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Read This Before You Buy AMC Networks Inc. (NASDAQ:AMCX) Because Of Its P/E Ratio

Simply Wall St

The goal of this article is to teach you how to use price to earnings ratios (P/E ratios). We'll apply a basic P/E ratio analysis to AMC Networks Inc.'s (NASDAQ:AMCX), to help you decide if the stock is worth further research. Looking at earnings over the last twelve months, AMC Networks has a P/E ratio of 6.18. In other words, at today's prices, investors are paying $6.18 for every $1 in prior year profit.

View our latest analysis for AMC Networks

How Do I Calculate A Price To Earnings Ratio?

The formula for price to earnings is:

Price to Earnings Ratio = Price per Share ÷ Earnings per Share (EPS)

Or for AMC Networks:

P/E of 6.18 = $49.66 ÷ $8.03 (Based on the trailing twelve months to June 2019.)

Is A High P/E Ratio Good?

The higher the P/E ratio, the higher the price tag of a business, relative to its trailing earnings. All else being equal, it's better to pay a low price -- but as Warren Buffett said, 'It's far better to buy a wonderful company at a fair price than a fair company at a wonderful price.'

How Does AMC Networks's P/E Ratio Compare To Its Peers?

The P/E ratio essentially measures market expectations of a company. If you look at the image below, you can see AMC Networks has a lower P/E than the average (15) in the media industry classification.

NasdaqGS:AMCX Price Estimation Relative to Market, August 22nd 2019

AMC Networks's P/E tells us that market participants think it will not fare as well as its peers in the same industry. Many investors like to buy stocks when the market is pessimistic about their prospects. If you consider the stock interesting, further research is recommended. For example, I often monitor director buying and selling.

How Growth Rates Impact P/E Ratios

P/E ratios primarily reflect market expectations around earnings growth rates. When earnings grow, the 'E' increases, over time. And in that case, the P/E ratio itself will drop rather quickly. A lower P/E should indicate the stock is cheap relative to others -- and that may attract buyers.

AMC Networks shrunk earnings per share by 1.1% last year. But it has grown its earnings per share by 21% per year over the last five years.

A Limitation: P/E Ratios Ignore Debt and Cash In The Bank

One drawback of using a P/E ratio is that it considers market capitalization, but not the balance sheet. Thus, the metric does not reflect cash or debt held by the company. Theoretically, a business can improve its earnings (and produce a lower P/E in the future) by investing in growth. That means taking on debt (or spending its cash).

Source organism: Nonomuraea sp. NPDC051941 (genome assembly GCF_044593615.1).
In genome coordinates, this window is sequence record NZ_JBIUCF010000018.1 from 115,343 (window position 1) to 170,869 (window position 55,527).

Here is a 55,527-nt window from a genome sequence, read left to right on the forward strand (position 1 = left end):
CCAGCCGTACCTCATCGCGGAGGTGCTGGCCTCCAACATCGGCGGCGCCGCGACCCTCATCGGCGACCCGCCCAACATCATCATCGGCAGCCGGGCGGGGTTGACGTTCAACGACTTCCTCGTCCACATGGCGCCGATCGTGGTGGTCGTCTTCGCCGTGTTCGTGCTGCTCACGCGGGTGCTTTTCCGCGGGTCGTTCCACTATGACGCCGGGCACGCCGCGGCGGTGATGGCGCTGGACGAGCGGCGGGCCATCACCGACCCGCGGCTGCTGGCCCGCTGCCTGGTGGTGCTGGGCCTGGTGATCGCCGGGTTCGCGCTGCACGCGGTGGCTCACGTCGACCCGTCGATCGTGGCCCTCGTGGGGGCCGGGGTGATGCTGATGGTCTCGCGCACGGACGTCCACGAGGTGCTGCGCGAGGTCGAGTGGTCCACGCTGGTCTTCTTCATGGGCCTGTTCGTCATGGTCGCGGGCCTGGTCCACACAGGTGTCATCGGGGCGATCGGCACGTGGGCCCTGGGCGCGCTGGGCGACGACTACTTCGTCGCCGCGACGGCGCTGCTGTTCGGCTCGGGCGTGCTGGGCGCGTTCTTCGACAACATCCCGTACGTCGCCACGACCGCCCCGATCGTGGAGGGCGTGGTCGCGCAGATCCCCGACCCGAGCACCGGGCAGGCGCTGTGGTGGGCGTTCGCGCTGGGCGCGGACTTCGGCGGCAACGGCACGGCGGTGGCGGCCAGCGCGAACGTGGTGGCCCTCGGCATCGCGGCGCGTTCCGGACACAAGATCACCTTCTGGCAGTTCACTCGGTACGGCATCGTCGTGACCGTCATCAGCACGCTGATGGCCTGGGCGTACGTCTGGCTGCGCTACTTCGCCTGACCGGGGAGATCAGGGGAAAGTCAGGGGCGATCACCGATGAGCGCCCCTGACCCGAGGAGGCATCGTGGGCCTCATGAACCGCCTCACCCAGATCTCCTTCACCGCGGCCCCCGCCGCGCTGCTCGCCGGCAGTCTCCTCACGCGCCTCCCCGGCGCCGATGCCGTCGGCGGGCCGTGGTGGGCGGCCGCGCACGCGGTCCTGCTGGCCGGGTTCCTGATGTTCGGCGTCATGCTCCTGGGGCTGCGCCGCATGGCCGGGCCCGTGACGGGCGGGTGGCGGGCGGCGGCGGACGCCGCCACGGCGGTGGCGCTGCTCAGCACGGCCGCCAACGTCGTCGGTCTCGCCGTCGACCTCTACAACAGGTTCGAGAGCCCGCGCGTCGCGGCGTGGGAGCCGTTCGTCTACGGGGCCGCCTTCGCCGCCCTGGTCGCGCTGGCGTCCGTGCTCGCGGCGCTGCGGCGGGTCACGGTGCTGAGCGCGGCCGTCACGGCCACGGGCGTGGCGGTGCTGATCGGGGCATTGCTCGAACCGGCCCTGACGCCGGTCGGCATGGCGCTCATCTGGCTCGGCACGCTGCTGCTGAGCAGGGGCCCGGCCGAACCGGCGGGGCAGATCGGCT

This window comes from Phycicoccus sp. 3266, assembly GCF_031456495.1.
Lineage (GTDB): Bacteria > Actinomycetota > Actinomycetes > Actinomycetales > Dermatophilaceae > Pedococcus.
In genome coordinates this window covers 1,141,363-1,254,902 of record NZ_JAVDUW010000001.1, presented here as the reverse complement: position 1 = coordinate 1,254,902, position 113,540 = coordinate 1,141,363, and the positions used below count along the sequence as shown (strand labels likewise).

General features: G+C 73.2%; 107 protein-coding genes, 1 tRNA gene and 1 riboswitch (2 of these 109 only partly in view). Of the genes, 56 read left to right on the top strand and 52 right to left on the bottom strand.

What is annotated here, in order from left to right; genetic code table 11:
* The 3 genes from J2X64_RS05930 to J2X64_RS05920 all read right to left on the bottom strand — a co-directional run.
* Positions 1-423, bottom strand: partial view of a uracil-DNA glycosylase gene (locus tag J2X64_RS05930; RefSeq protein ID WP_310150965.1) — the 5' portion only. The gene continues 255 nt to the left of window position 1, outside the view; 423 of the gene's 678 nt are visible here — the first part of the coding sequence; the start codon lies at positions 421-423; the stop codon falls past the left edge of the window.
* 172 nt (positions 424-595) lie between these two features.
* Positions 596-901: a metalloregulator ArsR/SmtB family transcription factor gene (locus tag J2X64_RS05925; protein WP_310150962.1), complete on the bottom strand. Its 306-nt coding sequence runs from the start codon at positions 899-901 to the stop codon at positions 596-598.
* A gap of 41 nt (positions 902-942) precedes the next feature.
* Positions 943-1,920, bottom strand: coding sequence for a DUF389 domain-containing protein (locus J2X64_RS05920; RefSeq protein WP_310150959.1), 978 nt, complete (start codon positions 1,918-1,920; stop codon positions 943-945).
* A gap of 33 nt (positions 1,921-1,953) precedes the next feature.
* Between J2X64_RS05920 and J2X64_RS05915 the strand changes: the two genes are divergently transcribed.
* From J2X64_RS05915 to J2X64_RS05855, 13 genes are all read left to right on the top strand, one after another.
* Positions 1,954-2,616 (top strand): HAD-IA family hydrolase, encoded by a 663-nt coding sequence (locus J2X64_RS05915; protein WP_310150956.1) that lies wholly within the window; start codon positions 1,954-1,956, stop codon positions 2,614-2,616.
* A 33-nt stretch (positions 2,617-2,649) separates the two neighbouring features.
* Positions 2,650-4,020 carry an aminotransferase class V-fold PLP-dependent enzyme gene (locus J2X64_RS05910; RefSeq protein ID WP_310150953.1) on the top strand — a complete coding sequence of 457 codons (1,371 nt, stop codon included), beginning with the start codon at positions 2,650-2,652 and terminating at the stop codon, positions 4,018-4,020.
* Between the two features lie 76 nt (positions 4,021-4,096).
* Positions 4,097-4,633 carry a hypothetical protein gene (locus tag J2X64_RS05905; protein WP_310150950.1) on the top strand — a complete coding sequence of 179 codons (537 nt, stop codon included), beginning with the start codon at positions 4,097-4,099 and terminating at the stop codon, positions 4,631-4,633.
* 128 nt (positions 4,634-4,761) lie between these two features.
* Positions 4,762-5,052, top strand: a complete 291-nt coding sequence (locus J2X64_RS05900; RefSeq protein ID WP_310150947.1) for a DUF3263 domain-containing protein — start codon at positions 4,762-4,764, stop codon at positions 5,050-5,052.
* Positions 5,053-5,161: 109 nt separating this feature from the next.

Such expenditure might be good or bad, in the long term, but the point here is that the balance sheet is not reflected by this ratio.

Is Debt Impacting AMC Networks's P/E?

Net debt totals 87% of AMC Networks's market cap. This is enough debt that you'd have to make some adjustments before using the P/E ratio to compare it to a company with net cash.

The Bottom Line On AMC Networks's P/E Ratio

AMC Networks trades on a P/E ratio of 6.2, which is below the US market average of 17.4. When you consider that the company has significant debt, and didn't grow EPS last year, it isn't surprising that the market has muted expectations.

When the market is wrong about a stock, it gives savvy investors an opportunity. If the reality for a company is not as bad as the P/E ratio indicates, then the share price should increase as the market realizes this. So this free report on the analyst consensus forecasts could help you make a master move on this stock.

You might be able to find a better buy than AMC Networks. If you want a selection of possible winners, check out this free list of interesting companies that trade on a P/E below 20 (but have proven they can grow earnings).

We aim to bring you long-term focused research analysis driven by fundamental data. Note that our analysis may not factor in the latest price-sensitive company announcements or qualitative material.

If you spot an error that warrants correction, please contact the editor at editorial-team@simplywallst.com. This article by Simply Wall St is general in nature. It does not constitute a recommendation to buy or sell any stock, and does not take account of your objectives, or your financial situation. Simply Wall St has no position in the stocks mentioned. Thank you for reading.